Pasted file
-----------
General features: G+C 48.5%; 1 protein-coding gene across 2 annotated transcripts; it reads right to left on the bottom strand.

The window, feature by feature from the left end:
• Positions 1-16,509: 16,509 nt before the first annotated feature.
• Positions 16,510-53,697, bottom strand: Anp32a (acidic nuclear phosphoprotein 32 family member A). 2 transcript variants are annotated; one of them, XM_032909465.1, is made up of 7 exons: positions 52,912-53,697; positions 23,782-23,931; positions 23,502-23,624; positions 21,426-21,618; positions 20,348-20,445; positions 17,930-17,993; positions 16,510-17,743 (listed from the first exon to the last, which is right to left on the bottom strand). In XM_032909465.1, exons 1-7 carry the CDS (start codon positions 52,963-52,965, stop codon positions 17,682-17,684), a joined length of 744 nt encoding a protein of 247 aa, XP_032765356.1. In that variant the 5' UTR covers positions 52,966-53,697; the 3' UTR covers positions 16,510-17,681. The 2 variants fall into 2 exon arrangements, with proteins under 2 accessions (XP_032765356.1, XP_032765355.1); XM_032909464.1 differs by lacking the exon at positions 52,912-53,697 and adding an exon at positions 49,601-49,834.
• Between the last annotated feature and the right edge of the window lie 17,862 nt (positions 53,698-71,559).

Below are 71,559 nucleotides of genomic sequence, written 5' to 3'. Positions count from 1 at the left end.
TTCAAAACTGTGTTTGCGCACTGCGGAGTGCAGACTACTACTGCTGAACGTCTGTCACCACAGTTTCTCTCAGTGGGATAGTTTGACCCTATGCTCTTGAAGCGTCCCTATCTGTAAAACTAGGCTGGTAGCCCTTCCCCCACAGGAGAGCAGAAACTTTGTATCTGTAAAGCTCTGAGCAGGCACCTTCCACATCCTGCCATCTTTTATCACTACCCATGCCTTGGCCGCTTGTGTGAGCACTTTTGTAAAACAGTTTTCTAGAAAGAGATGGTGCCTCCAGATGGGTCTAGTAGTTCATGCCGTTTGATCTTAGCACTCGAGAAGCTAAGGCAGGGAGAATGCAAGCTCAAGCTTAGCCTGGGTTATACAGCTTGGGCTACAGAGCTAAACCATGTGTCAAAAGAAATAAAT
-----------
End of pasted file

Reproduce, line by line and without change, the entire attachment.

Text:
General features: G+C 48.5%; 1 protein-coding gene across 2 annotated transcripts; it reads right to left on the bottom strand.

The window, feature by feature from the left end:
• Positions 1-16,509: 16,509 nt before the first annotated feature.
• Positions 16,510-53,697, bottom strand: Anp32a (acidic nuclear phosphoprotein 32 family member A). 2 transcript variants are annotated; one of them, XM_032909465.1, is made up of 7 exons: positions 52,912-53,697; positions 23,782-23,931; positions 23,502-23,624; positions 21,426-21,618; positions 20,348-20,445; positions 17,930-17,993; positions 16,510-17,743 (listed from the first exon to the last, which is right to left on the bottom strand). In XM_032909465.1, exons 1-7 carry the CDS (start codon positions 52,963-52,965, stop codon positions 17,682-17,684), a joined length of 744 nt encoding a protein of 247 aa, XP_032765356.1. In that variant the 5' UTR covers positions 52,966-53,697; the 3' UTR covers positions 16,510-17,681. The 2 variants fall into 2 exon arrangements, with proteins under 2 accessions (XP_032765356.1, XP_032765355.1); XM_032909464.1 differs by lacking the exon at positions 52,912-53,697 and adding an exon at positions 49,601-49,834.
• Between the last annotated feature and the right edge of the window lie 17,862 nt (positions 53,698-71,559).

Below are 71,559 nucleotides of genomic sequence, written 5' to 3'. Positions count from 1 at the left end.
TTCAAAACTGTGTTTGCGCACTGCGGAGTGCAGACTACTACTGCTGAACGTCTGTCACCACAGTTTCTCTCAGTGGGATAGTTTGACCCTATGCTCTTGAAGCGTCCCTATCTGTAAAACTAGGCTGGTAGCCCTTCCCCCACAGGAGAGCAGAAACTTTGTATCTGTAAAGCTCTGAGCAGGCACCTTCCACATCCTGCCATCTTTTATCACTACCCATGCCTTGGCCGCTTGTGTGAGCACTTTTGTAAAACAGTTTTCTAGAAAGAGATGGTGCCTCCAGATGGGTCTAGTAGTTCATGCCGTTTGATCTTAGCACTCGAGAAGCTAAGGCAGGGAGAATGCAAGCTCAAGCTTAGCCTGGGTTATACAGCTTGGGCTACAGAGCTAAACCATGTGTCAAAAGAAATAAAT